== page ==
Klima|Anlage—Performing Climate Data

  • Katharina Groß-VogtEmail author
  • Thomas Hermann
  • Martin W. Jury
  • Andrea K. Steiner
  • Sukandar Kartadinata
Part of the Climate Change Management book series (CCM)


The urgent need to inform the general public about climate change is evident. Typically, this is done with the aid of visual and textual interpretations of findings of climate research. Other modes of perception might attract more attention. Sonification is a relatively new means of perceptualizing data by translating it into sound. This paper describes the Klima|Anlage, a walk-in sound installation “performing climate data”. The climate data for this purpose were obtained from a global climate modeling experiment providing climate projections for the latest assessment report of the Intergovernmental Panel on Climate Change. Climate data from 1950 to 2100 can be chosen interactively by the listener for twelve selected regions of the world. The installation is based on four sound generators: a drip device with controlled drip rate for precipitation data, a record player with marble disks for wind data, a tetrachord instrument that is excited by radiation data, and three thunder sheets that play air temperature data. In addition, purely electronic sounds convey data of the global greenhouse gas concentrations. The Klima|Anlage has been exhibited at several locations since 2015, and excerpts of the sound recordings have been broadcast on Deutschlandradio, a German radio station. Sound and video examples may be accessed at and as supplementary material to this paper ( This paper contributes to a greater understanding of how to communicate complex scientific data to the public, using innovative communication channels. Conclusions on the design of the Klima|Anlage can be generalized to other sound installations at the border of science and media arts.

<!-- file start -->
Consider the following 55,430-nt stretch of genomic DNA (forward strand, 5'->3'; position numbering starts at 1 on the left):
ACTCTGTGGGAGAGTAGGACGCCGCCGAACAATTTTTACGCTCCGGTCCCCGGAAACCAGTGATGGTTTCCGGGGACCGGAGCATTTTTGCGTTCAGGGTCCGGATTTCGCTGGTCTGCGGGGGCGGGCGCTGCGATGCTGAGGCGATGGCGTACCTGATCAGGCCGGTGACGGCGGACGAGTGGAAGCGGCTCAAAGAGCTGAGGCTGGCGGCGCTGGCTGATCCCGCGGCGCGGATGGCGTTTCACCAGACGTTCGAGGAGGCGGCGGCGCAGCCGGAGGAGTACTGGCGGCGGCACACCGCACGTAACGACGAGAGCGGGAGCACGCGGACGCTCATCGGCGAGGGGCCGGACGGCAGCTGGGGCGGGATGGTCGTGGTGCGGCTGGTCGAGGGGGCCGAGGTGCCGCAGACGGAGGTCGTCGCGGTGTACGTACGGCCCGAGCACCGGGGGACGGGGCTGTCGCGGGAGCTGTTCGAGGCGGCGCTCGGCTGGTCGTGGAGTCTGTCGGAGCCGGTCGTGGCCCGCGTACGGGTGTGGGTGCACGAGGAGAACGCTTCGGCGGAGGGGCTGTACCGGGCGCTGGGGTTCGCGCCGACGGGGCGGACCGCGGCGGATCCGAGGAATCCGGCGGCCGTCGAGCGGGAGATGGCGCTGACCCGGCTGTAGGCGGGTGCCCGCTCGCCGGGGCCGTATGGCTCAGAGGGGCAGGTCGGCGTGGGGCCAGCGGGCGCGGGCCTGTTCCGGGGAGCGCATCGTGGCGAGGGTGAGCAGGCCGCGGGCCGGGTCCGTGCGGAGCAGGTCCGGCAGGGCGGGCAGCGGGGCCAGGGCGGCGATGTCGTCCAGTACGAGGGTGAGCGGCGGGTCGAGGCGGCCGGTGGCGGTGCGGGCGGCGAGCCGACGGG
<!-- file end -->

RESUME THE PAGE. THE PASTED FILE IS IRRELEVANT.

Sonification Auditory display Climate modeling Media arts 



Marcus Gammel initiated the project and led it with great care and involvement. Werner Cee was responsible for the main sound layout and for creating the instruments. Esther Schelander accompanied the project workshops and created the feature for Deutschlandradio. Valdis Wish of the Bureau for Digital Good is responsible for the website. Thanks to Hanns Holger Rutz for help with the preparation of data. We acknowledge the World Climate Research Programme’s Working Group on Coupled Modelling for the provision of CMIP5 model output, as well as the climate modeling group of the Max-Planck-Institute for Meteorology in Hamburg, Germany, for producing and making available their model output. This research was partly supported by the Cluster of Excellence Cognitive Interaction Technology ‘CITEC’ (EXC 277) at Bielefeld University, which is funded by the German Research Foundation (DFG). This work was funded by the Austrian Science Fund (FWF) under research grant P24159 (SysSon). Many thanks to Hank Fullenwider for proofreading and giving feedback for this manuscript.


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Copyright information

© Springer Nature Switzerland AG 2019

Authors and Affiliations

  • Katharina Groß-Vogt
    • 1
    Email author
  • Thomas Hermann
    • 2
  • Martin W. Jury
    • 3
  • Andrea K. Steiner
    • 3
  • Sukandar Kartadinata
    • 4
  1. 1.Institute of Electronic Music and Acoustics, University of Music and Performing Arts GrazGrazAustria
  2. 2.Ambient Intelligence GroupCITEC, Bielefeld UniversityBielefeldGermany
  3. 3.Wegener Center for Climate and Global Change, University of GrazGrazAustria
  4. 4.Free Music Instrument Builder, GluiBerlinGermany

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